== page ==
Returning to the here and now, the present time, Blaze stopped and sighed, looking across the great white paper, and at his progress on the folding of the paper airplane. Sighing again, he looked around, and Dodger was nowhere to be seen, he would continue alone and be ready when Dodger returned with the makeshift ‘helmet.’

            The morning sun was graciously providing bright warm light across the desk, and the fresh breeze coming into the window smelled of new-mown grasses from the neighborhood.  How wonderful it is to be alive!

Blaze smiled and took in deep breaths and continued the scoring of the paper in the longest crease, while peering into the window of the tree house.  He saw strawberries! A big bowl of strawberries!  At least one of those shall be MY lunch! He thought, not stopping his work.

            This was the quietest time of the day at the house, and though it was summer, the children had activities and the mother and father were either at work or off on errands for this part of the day, so there was very little chance that any of them should come home and delay Blaze’s flight by appearing in the study where he was on the desk.

            “Almost done, Dodger!” He called out, excitedly. “Almost done!”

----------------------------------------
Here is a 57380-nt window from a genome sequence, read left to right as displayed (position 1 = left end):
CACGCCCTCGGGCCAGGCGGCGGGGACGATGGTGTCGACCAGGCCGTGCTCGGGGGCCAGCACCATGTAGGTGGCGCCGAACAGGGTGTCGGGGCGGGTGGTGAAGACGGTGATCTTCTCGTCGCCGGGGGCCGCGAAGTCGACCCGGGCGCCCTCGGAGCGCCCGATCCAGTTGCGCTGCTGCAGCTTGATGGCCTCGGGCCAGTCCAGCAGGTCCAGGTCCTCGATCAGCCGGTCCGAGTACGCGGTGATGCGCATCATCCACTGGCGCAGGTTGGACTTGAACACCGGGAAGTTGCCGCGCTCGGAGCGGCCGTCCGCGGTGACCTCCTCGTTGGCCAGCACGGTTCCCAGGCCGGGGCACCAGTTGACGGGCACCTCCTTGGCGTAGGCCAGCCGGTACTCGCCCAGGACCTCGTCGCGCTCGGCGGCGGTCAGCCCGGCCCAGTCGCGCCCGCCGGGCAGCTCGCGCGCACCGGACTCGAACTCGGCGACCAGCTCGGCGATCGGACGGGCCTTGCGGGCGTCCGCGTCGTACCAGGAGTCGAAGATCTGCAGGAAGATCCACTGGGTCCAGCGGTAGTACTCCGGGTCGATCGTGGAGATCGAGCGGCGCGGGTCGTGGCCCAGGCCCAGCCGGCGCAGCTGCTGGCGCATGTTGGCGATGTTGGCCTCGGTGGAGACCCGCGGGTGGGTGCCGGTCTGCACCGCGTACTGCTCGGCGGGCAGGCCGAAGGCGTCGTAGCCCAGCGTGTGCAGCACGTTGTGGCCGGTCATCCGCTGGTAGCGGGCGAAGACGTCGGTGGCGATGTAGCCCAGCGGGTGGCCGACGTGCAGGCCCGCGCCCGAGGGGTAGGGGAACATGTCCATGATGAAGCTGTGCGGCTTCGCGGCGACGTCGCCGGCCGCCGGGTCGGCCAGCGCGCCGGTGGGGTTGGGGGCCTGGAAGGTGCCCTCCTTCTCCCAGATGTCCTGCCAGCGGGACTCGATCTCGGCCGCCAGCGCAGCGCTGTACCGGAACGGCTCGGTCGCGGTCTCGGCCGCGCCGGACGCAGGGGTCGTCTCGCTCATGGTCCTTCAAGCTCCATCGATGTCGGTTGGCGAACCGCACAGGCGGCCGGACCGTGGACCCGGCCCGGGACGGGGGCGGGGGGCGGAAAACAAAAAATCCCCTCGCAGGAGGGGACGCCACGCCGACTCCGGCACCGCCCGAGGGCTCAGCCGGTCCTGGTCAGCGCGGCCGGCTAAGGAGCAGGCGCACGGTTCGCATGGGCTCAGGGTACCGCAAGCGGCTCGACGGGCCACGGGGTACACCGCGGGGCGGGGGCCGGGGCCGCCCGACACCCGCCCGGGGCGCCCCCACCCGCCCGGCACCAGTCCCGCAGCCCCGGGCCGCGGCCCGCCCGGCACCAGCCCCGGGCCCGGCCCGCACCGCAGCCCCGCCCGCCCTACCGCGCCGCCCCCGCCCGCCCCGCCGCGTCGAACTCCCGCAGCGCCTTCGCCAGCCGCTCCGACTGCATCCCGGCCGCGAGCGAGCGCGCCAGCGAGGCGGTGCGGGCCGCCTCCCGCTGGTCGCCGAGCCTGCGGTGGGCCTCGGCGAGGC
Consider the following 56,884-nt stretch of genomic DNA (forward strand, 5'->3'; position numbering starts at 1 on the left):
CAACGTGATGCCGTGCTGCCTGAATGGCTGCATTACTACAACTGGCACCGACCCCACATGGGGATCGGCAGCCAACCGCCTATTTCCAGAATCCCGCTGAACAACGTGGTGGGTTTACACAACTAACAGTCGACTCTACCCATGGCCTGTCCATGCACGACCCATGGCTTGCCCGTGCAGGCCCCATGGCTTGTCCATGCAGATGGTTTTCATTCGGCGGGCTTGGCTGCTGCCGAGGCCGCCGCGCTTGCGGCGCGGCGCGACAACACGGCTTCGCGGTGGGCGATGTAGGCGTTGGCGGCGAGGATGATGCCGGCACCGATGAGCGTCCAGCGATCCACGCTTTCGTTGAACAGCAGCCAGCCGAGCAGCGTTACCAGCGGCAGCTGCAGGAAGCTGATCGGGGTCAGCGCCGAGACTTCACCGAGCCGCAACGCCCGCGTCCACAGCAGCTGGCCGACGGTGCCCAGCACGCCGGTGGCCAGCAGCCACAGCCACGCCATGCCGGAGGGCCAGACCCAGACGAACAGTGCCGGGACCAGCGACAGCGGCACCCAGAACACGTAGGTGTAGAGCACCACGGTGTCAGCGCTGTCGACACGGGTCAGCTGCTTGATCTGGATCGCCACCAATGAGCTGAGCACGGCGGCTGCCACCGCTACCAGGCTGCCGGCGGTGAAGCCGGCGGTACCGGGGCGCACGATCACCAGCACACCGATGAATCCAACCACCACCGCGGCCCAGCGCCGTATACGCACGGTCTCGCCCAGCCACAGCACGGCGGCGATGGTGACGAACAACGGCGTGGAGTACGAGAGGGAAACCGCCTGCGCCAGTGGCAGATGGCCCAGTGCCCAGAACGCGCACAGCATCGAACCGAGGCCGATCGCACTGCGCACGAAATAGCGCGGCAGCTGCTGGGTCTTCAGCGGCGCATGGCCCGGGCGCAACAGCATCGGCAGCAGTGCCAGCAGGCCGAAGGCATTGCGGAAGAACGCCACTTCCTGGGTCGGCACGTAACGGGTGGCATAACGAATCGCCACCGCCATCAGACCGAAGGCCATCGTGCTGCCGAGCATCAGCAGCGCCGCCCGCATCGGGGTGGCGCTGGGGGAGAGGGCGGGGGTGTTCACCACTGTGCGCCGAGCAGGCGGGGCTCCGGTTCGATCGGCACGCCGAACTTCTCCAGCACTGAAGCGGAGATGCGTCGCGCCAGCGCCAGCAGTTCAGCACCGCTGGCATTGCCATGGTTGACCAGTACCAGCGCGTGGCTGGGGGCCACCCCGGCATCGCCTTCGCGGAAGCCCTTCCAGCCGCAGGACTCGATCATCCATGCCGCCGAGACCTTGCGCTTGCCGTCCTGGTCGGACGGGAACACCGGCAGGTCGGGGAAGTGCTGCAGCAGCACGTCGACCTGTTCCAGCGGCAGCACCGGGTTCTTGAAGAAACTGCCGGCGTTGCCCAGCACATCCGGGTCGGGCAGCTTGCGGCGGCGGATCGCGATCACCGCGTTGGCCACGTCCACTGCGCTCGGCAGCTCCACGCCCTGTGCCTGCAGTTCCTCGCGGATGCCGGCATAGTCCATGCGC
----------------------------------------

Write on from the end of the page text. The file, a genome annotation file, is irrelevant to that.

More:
Walking around the great swift looking paper airplane that he alone created, Blaze inspected every crease and necessary fold.  There were no imperfections, this plane was PERFECT! Absolutely perfect, not an angle wrong, not a rip, not a wrinkle, just perfect

            “Oh there will be no living with YOU.” Announced Dodger, appearing seemingly from nowhere with the walnut helmet in open hands, noting the pride in Blaze’s face at his creation.

            Not paying attention to the remark, Blaze looked at the bulky looking helmet, and said: “What if it should throw me off balance, Dodger? It is quite cumbersome looking.”

            “It won’t change anything, just wear it, and protect yourself.” He smiled.

            “Oh alright but what is that strap there made of? It looks like thread?  I think a piece of rubber band would have done the trick, Sir.”

            “That would cut your circulation off dear one.  I will tie it for you.”

            “I would have preferred the rubber band, but oh well, I think this should do.”

            “Yes it will do, Blaze.”  Nodded the elder.

            “Then I shall be off, Dodger, wish me luck?”

            “Of course.”  He nodded again. “Have you got your bearings set now?”

            “Yes I do, a push can’t hurt, do you think that you could give me a shove?” Blaze asked, looking out from under the walnut crash helmet, as Dodger tied it securely at his jaw.

            “I suppose I can manage that.”  He said softly.  “I suppose.”

            “Sure is a nice day for it,” Dodger remarked, helping little Blaze pull the paper airplane closer to the edge of the window sill.

            “They left strawberries in the window, I shall have those for lunch.”

            “One of them, at any rate,” Dodger smiled.